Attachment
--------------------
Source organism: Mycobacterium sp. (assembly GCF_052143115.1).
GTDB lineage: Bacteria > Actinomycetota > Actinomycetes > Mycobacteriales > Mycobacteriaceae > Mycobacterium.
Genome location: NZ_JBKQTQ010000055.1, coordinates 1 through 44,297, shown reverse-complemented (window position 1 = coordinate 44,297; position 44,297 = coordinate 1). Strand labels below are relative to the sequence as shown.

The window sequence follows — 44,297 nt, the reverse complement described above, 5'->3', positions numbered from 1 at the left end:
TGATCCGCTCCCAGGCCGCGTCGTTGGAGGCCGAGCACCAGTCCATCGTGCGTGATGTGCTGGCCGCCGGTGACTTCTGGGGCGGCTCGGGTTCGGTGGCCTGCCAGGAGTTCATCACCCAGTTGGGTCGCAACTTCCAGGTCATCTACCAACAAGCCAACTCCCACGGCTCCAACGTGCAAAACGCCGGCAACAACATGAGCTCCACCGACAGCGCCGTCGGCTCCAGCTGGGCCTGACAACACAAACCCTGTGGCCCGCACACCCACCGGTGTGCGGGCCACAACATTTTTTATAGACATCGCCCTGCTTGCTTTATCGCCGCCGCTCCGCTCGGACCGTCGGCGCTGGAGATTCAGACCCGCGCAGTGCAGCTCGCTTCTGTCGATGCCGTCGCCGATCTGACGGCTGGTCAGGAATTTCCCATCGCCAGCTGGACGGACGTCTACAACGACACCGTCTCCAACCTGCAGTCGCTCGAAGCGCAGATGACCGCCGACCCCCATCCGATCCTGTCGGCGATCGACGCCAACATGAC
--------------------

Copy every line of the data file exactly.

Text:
Source organism: Mycobacterium sp. (assembly GCF_052143115.1).
GTDB lineage: Bacteria > Actinomycetota > Actinomycetes > Mycobacteriales > Mycobacteriaceae > Mycobacterium.
Genome location: NZ_JBKQTQ010000055.1, coordinates 1 through 44,297, shown reverse-complemented (window position 1 = coordinate 44,297; position 44,297 = coordinate 1). Strand labels below are relative to the sequence as shown.

The window sequence follows — 44,297 nt, the reverse complement described above, 5'->3', positions numbered from 1 at the left end:
TGATCCGCTCCCAGGCCGCGTCGTTGGAGGCCGAGCACCAGTCCATCGTGCGTGATGTGCTGGCCGCCGGTGACTTCTGGGGCGGCTCGGGTTCGGTGGCCTGCCAGGAGTTCATCACCCAGTTGGGTCGCAACTTCCAGGTCATCTACCAACAAGCCAACTCCCACGGCTCCAACGTGCAAAACGCCGGCAACAACATGAGCTCCACCGACAGCGCCGTCGGCTCCAGCTGGGCCTGACAACACAAACCCTGTGGCCCGCACACCCACCGGTGTGCGGGCCACAACATTTTTTATAGACATCGCCCTGCTTGCTTTATCGCCGCCGCTCCGCTCGGACCGTCGGCGCTGGAGATTCAGACCCGCGCAGTGCAGCTCGCTTCTGTCGATGCCGTCGCCGATCTGACGGCTGGTCAGGAATTTCCCATCGCCAGCTGGACGGACGTCTACAACGACACCGTCTCCAACCTGCAGTCGCTCGAAGCGCAGATGACCGCCGACCCCCATCCGATCCTGTCGGCGATCGACGCCAACATGAC